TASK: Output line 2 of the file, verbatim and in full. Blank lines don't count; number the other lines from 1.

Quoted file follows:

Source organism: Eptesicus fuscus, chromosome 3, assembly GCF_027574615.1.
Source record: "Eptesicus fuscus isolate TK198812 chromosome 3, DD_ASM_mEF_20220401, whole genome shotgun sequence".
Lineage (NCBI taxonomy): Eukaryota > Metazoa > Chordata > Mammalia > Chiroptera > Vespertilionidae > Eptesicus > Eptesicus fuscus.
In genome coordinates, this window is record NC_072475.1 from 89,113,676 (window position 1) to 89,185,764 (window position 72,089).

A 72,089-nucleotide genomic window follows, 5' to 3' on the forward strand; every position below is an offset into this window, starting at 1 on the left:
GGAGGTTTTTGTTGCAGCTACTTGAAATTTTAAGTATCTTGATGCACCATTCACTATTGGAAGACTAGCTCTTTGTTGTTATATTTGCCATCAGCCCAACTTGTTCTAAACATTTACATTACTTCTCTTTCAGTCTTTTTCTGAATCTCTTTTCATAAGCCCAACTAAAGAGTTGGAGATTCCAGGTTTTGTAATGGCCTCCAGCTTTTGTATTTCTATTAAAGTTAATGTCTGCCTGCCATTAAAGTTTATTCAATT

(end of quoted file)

Source record: "Eptesicus fuscus isolate TK198812 chromosome 3, DD_ASM_mEF_20220401, whole genome shotgun sequence".